A Video on Demand (VOD) ad for Femfresh bikini line shaving products, seen on ITV Player and 4oD in March and April 2017, featured several women, who were wearing briefs and swimwear, dancing. It included multiple close-up shots of the women's
Seventeen complainants, who believed that the ad objectified women and portrayed them in an overly sexualised way, objected that it was offensive and socially irresponsible.
ASA Assessment: Complaints upheld
The ASA noted that Church & Dwight had received advice from Clearcast, which set out Clearcast's view that the ad was OK for VOD. However, we noted that the advertiser had primary responsibility for ensuring that VOD ads complied with the CAP
The ad promoted products for shaving the bikini line, and given their intended use, it was relevant for the ad to focus on that area of the body and show women wearing swimwear and fitness wear that exposed it. We also noted that many of the dance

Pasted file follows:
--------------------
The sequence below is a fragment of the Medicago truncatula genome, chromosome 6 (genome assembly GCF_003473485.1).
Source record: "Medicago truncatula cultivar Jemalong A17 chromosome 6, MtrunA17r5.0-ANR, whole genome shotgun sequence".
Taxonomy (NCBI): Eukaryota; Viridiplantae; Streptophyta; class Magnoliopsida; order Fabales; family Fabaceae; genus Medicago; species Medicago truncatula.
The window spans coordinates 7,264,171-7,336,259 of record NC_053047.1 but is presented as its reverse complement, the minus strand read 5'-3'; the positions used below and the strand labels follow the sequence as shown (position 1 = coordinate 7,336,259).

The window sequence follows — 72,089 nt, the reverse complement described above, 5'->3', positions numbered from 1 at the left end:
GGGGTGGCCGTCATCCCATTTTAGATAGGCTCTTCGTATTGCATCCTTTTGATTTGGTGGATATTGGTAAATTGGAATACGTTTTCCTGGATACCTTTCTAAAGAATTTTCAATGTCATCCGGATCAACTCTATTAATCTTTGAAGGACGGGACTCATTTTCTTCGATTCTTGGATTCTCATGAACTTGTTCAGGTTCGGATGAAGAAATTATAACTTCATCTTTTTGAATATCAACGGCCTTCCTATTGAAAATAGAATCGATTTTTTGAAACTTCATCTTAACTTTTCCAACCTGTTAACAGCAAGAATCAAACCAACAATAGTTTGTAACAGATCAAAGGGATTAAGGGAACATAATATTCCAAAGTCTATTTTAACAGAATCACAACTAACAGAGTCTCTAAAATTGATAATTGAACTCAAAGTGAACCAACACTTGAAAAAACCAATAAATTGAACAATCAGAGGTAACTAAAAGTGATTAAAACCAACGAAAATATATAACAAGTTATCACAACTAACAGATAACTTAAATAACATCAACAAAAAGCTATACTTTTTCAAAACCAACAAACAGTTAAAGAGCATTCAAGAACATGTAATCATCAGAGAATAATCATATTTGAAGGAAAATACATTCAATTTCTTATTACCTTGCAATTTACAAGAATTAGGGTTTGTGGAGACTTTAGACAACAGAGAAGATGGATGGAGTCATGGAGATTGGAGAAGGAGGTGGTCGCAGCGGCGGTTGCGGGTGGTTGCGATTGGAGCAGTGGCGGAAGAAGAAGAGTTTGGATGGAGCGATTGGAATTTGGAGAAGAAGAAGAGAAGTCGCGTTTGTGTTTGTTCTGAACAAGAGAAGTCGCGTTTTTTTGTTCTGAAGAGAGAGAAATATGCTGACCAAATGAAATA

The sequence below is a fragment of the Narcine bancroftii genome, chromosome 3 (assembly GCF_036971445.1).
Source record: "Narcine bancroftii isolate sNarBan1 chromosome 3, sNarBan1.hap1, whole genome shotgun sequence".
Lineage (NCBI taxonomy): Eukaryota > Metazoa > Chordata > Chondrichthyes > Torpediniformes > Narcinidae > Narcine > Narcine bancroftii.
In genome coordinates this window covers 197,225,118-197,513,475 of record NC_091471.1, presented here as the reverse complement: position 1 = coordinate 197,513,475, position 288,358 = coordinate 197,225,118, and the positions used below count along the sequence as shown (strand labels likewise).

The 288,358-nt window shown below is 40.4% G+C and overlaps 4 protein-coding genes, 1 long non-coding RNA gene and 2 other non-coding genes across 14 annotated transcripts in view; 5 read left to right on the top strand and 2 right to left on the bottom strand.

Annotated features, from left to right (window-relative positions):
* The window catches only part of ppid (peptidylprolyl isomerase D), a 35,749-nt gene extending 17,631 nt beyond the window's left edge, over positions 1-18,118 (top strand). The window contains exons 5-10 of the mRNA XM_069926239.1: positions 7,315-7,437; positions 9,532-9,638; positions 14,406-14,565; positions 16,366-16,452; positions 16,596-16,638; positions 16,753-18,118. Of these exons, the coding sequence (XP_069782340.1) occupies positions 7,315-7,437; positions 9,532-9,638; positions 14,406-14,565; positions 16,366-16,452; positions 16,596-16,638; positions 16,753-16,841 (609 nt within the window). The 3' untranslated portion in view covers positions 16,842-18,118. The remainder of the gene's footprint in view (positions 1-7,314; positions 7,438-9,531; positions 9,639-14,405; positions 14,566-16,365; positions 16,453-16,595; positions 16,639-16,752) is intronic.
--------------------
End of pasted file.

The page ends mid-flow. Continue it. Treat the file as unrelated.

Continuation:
moves used in the routine reflected those that might be seen in some exercise classes. However, overall we considered that the dance sequence was highly sexualised, in the style of a music video, and featured many thrusting dance moves. The ad
focused to a large extent on the women's crotches, with relatively few shots of their faces, and some of them wore high-cut swimsuits that were more exposing than many swimsuits. Even taking into account the nature of the product, we considered
that it had been presented in an overly-sexualised way that objectified women. We concluded that the ad was likely to cause serious or widespread offence and therefore breached the Code.
The ad must not appear again in its current form. We told Church & Dwight Ltd not to use advertising that objectified women and which was likely to cause serious or widespread offence to promote their products.